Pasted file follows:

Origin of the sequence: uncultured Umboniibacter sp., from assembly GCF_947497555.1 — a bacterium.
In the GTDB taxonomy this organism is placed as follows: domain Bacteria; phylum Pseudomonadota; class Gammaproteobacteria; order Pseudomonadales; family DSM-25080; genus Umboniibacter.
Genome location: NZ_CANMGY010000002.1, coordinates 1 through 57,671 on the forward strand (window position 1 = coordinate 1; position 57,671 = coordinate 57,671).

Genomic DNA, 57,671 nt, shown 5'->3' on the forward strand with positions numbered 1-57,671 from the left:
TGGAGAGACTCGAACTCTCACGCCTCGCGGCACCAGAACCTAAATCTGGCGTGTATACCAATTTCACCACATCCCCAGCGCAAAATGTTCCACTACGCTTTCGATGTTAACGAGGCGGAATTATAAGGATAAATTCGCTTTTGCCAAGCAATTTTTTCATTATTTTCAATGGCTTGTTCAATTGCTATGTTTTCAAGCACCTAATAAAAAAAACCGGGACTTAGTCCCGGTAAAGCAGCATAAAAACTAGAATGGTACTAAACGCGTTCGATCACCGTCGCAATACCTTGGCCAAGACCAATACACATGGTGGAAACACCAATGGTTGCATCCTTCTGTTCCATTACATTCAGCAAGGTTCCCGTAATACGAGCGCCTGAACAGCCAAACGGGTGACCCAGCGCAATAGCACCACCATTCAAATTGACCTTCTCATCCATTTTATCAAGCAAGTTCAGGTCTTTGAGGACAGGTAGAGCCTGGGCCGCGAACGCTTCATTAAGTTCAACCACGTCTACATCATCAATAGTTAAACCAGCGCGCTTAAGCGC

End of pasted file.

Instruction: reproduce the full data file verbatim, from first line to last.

Origin of the sequence: uncultured Umboniibacter sp., from assembly GCF_947497555.1 — a bacterium.
In the GTDB taxonomy this organism is placed as follows: domain Bacteria; phylum Pseudomonadota; class Gammaproteobacteria; order Pseudomonadales; family DSM-25080; genus Umboniibacter.
Genome location: NZ_CANMGY010000002.1, coordinates 1 through 57,671 on the forward strand (window position 1 = coordinate 1; position 57,671 = coordinate 57,671).

Genomic DNA, 57,671 nt, shown 5'->3' on the forward strand with positions numbered 1-57,671 from the left:
TGGAGAGACTCGAACTCTCACGCCTCGCGGCACCAGAACCTAAATCTGGCGTGTATACCAATTTCACCACATCCCCAGCGCAAAATGTTCCACTACGCTTTCGATGTTAACGAGGCGGAATTATAAGGATAAATTCGCTTTTGCCAAGCAATTTTTTCATTATTTTCAATGGCTTGTTCAATTGCTATGTTTTCAAGCACCTAATAAAAAAAACCGGGACTTAGTCCCGGTAAAGCAGCATAAAAACTAGAATGGTACTAAACGCGTTCGATCACCGTCGCAATACCTTGGCCAAGACCAATACACATGGTGGAAACACCAATGGTTGCATCCTTCTGTTCCATTACATTCAGCAAGGTTCCCGTAATACGAGCGCCTGAACAGCCAAACGGGTGACCCAGCGCAATAGCACCACCATTCAAATTGACCTTCTCATCCATTTTATCAAGCAAGTTCAGGTCTTTGAGGACAGGTAGAGCCTGGGCCGCGAACGCTTCATTAAGTTCAACCACGTCTACATCATCAATAGTTAAACCAGCGCGCTTAAGCGC